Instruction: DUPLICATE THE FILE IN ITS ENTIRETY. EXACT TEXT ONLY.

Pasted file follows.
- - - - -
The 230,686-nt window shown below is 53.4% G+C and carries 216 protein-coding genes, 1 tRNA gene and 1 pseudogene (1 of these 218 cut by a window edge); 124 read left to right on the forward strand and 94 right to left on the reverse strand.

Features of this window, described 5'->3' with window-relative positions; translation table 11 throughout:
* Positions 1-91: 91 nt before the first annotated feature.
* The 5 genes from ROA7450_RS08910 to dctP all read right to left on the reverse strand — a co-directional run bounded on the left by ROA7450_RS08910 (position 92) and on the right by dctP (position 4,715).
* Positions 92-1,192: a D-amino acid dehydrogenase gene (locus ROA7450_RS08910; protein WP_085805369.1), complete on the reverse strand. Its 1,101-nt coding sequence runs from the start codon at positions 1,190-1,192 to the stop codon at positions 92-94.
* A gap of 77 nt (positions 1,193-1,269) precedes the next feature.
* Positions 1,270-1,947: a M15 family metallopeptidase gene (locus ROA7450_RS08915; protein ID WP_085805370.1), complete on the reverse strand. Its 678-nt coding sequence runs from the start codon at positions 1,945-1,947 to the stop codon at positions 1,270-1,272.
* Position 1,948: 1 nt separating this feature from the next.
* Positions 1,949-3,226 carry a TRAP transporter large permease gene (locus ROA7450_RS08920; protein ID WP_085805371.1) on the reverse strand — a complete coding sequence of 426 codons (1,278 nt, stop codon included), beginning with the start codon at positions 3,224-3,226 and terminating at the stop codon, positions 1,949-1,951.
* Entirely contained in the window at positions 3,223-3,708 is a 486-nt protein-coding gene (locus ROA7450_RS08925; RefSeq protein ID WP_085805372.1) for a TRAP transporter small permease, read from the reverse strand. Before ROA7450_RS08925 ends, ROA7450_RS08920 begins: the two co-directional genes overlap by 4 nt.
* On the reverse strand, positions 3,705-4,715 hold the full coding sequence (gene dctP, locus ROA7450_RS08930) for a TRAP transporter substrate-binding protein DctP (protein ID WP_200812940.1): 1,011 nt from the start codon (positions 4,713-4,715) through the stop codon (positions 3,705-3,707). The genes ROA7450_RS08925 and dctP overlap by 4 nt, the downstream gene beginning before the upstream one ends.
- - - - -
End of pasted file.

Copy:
The 230,686-nt window shown below is 53.4% G+C and carries 216 protein-coding genes, 1 tRNA gene and 1 pseudogene (1 of these 218 cut by a window edge); 124 read left to right on the forward strand and 94 right to left on the reverse strand.

Features of this window, described 5'->3' with window-relative positions; translation table 11 throughout:
* Positions 1-91: 91 nt before the first annotated feature.
* The 5 genes from ROA7450_RS08910 to dctP all read right to left on the reverse strand — a co-directional run bounded on the left by ROA7450_RS08910 (position 92) and on the right by dctP (position 4,715).
* Positions 92-1,192: a D-amino acid dehydrogenase gene (locus ROA7450_RS08910; protein WP_085805369.1), complete on the reverse strand. Its 1,101-nt coding sequence runs from the start codon at positions 1,190-1,192 to the stop codon at positions 92-94.
* A gap of 77 nt (positions 1,193-1,269) precedes the next feature.
* Positions 1,270-1,947: a M15 family metallopeptidase gene (locus ROA7450_RS08915; protein ID WP_085805370.1), complete on the reverse strand. Its 678-nt coding sequence runs from the start codon at positions 1,945-1,947 to the stop codon at positions 1,270-1,272.
* Position 1,948: 1 nt separating this feature from the next.
* Positions 1,949-3,226 carry a TRAP transporter large permease gene (locus ROA7450_RS08920; protein ID WP_085805371.1) on the reverse strand — a complete coding sequence of 426 codons (1,278 nt, stop codon included), beginning with the start codon at positions 3,224-3,226 and terminating at the stop codon, positions 1,949-1,951.
* Entirely contained in the window at positions 3,223-3,708 is a 486-nt protein-coding gene (locus ROA7450_RS08925; RefSeq protein ID WP_085805372.1) for a TRAP transporter small permease, read from the reverse strand. Before ROA7450_RS08925 ends, ROA7450_RS08920 begins: the two co-directional genes overlap by 4 nt.
* On the reverse strand, positions 3,705-4,715 hold the full coding sequence (gene dctP, locus ROA7450_RS08930) for a TRAP transporter substrate-binding protein DctP (protein ID WP_200812940.1): 1,011 nt from the start codon (positions 4,713-4,715) through the stop codon (positions 3,705-3,707). The genes ROA7450_RS08925 and dctP overlap by 4 nt, the downstream gene beginning before the upstream one ends.